How much is $2.45?

September 3, 2006 at 10:51 pm 15 comments

We went on a final school-supplies shopping trip yesterday.  Back-to-school shopping doesn’t only include supplies but clothing as well. 

After looking at a few stores, Ryan had finally found a pair of shoes that he liked.  The cashier at Payless ShoeSource had already totaled my purchases, size 6 runners and an extra pair of shoelaces.  She said, “$41.12.”  That can’t be right, I thought.  The shoes were $34.99 and the laces were $2.99 minus 50% discount on the laces.   

So, I said, “Oh, hold on.  Those shoes are for my 12-year old son.  You didn’t charge me the 7% PST did you?” 

She pulled the receipt from the register and checked her entries.   “No, I only charged you the 6% GST.” 

Here in Canada 6% GST (goods and services tax) is charged on the sale of certain goods and services.  And each province also charges PST (provincial sales tax) on all purchases but children’s clothing is exempted.  In Manitoba, PST is 7%. 

Ryan already wears men’s size shoes and I have to tell the cashier that the shoes were for a child and not an adult so she won’t charge me with the additional 7% PST. 

After she handed me the shopping bag, I told my kids to wait before we leave the store as I wanted to check my receipt.  It said right there, 7% PST $2.45.  She was either trying to lie to me or was too lazy to ring up my purchases again.  Hmmph.  I wanted my $2.45 back.  If it were just a few cents, I would have let it go.  But $2.45 is still two dollars and 45 cents.  I could buy something useful with my $2.45. 

I went back in line.  There were only two other people.  I was so eager to demand my money back and couldn’t wait until I got to the front.  I saw a sales clerk pass by.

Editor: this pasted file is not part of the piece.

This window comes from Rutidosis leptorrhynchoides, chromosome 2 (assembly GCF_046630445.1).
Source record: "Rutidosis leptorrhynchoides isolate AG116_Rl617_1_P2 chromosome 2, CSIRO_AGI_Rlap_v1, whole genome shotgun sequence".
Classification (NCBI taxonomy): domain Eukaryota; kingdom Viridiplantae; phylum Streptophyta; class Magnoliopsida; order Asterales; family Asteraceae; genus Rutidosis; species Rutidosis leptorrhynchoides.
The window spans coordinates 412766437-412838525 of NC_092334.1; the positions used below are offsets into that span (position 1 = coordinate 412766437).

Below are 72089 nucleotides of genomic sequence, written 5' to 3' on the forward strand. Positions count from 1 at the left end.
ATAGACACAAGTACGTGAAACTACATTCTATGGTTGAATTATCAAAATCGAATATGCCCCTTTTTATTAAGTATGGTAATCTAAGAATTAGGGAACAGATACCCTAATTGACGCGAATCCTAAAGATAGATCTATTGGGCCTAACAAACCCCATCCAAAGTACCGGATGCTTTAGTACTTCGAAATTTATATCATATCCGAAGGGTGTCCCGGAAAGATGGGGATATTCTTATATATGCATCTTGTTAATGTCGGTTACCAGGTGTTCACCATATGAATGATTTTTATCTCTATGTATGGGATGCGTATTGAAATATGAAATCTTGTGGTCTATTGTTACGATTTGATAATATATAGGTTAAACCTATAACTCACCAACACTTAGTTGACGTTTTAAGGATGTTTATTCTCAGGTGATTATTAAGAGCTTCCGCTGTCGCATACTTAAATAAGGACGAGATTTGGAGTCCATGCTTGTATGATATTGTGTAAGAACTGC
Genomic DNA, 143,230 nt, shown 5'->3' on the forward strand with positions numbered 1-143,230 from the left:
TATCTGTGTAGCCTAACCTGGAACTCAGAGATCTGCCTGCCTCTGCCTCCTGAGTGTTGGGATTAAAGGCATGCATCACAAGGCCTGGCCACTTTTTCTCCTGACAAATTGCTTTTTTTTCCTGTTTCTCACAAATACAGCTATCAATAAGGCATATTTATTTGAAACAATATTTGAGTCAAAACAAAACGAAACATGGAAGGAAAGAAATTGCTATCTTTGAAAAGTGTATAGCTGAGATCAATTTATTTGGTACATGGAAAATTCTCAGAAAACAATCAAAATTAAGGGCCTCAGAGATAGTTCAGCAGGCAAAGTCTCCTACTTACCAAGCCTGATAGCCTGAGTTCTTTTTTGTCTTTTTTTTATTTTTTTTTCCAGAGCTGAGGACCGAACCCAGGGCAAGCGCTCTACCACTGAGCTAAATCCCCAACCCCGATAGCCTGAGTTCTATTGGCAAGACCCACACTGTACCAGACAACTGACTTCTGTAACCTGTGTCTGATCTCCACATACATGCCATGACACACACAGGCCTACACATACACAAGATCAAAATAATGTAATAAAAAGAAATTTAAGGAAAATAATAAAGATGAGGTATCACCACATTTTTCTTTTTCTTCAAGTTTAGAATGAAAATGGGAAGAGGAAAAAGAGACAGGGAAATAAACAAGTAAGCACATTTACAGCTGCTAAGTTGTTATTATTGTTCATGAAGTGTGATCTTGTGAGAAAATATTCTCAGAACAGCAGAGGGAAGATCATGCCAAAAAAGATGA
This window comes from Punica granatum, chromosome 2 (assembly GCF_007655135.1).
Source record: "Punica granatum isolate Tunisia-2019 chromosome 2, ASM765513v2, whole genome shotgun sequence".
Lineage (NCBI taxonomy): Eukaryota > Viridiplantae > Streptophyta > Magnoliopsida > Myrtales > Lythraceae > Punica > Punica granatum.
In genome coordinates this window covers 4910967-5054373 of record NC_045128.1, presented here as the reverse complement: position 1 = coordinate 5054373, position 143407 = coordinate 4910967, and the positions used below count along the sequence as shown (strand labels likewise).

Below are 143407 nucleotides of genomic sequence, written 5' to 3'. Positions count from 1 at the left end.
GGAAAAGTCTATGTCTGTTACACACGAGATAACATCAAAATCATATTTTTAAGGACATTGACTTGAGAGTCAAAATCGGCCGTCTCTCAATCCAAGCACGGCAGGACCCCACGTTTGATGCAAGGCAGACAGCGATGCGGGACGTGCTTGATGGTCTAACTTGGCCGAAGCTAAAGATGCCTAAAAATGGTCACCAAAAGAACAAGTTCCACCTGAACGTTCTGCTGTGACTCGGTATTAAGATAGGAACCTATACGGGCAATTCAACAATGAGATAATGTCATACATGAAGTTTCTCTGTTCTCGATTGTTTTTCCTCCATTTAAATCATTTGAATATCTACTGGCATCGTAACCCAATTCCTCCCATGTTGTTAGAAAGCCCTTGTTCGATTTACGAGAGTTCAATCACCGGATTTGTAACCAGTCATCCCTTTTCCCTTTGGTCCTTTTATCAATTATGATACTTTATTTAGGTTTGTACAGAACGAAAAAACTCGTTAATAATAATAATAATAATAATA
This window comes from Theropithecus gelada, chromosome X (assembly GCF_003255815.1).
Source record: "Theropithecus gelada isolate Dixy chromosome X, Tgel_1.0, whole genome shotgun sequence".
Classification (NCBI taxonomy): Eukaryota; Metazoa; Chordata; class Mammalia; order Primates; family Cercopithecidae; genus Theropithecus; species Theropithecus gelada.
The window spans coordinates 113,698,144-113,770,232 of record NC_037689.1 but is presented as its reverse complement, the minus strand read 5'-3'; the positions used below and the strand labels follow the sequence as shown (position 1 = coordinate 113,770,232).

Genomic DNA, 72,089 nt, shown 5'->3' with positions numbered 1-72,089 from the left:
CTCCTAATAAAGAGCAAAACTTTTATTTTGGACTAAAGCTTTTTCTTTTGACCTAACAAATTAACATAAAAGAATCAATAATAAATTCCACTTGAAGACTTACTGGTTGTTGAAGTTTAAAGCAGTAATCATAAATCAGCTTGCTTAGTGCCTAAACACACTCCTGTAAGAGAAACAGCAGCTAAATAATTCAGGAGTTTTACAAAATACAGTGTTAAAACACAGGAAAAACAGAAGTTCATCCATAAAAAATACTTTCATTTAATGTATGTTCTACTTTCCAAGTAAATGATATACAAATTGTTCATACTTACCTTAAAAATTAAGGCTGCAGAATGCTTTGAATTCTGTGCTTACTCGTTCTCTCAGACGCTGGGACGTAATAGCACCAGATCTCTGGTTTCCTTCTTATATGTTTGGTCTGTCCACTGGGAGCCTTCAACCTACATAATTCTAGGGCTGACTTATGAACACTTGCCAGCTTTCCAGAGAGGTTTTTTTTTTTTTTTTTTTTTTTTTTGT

Me:  Miss, there has been a mistake.  I was charged the PST for my son’s shoes. 

Clerk:  How old is your son? 

Me:  He’s 12. 

Clerk:  Did you tell her that? 

Me:  Yes, I told her and then she checked the receipt if she charged 7% and she said she didn’t but it says right here on the receipt, 7% PST. 

Clerk: You have to tell us. 

Me:  But I did. 

She went to the front, called me and asked me to sign a refund voucher and I got my money back. 

What could I buy with $2.45?  A gallon of milk, or a bag of cookies, or three big plump mangoes at Superstore.  I’m glad that I got my $2.45 back. 

Note to self:  Next time, remember to tell the cashier that I am buying clothes or shoes for my 12-year old son before she rings up my purchases.

Entry filed under: My life as a mom, Winnipeg. Tags: .

Back to School – Part 1 Early signs of Fall

15 Comments Add your own

  • 1. ipanema  |  September 4, 2006 at 1:00 am

    Wow, taxes here and there huh. i can’t understand why they have GST and PST over price. Where do all these taxes go?

    Same here niceheart, I always fight for what is right.🙂

    Reply
  • 2. ladybug  |  September 4, 2006 at 4:14 am

    I hate those kinds of cashiers. Just the other day, when I was shopping for groceries, the machine could not read the price of the product I bought so the cashier had to enter the code of the product manually, and the price will just automatically register. I saw her looking intently at the price which appeared. Had I not noticed that, I wouldn’t have checked. Turned out the price which appeared at the register was 69 pesos while the price of the product as it appears on the tag was only 39 pesos. The cashier already noticed the price difference yet chose to ignore it. I pointed it to her and she appeared surprised and told me she’ll check into it. To cut the long story short, the price was changed back to 39 pesos, but not after having to point it out to the cahier. Grrr….

    Reply
  • 3. Lazarus  |  September 4, 2006 at 6:05 am

    plenty of taxes in canada. at least the money goes back to benefit the greater public.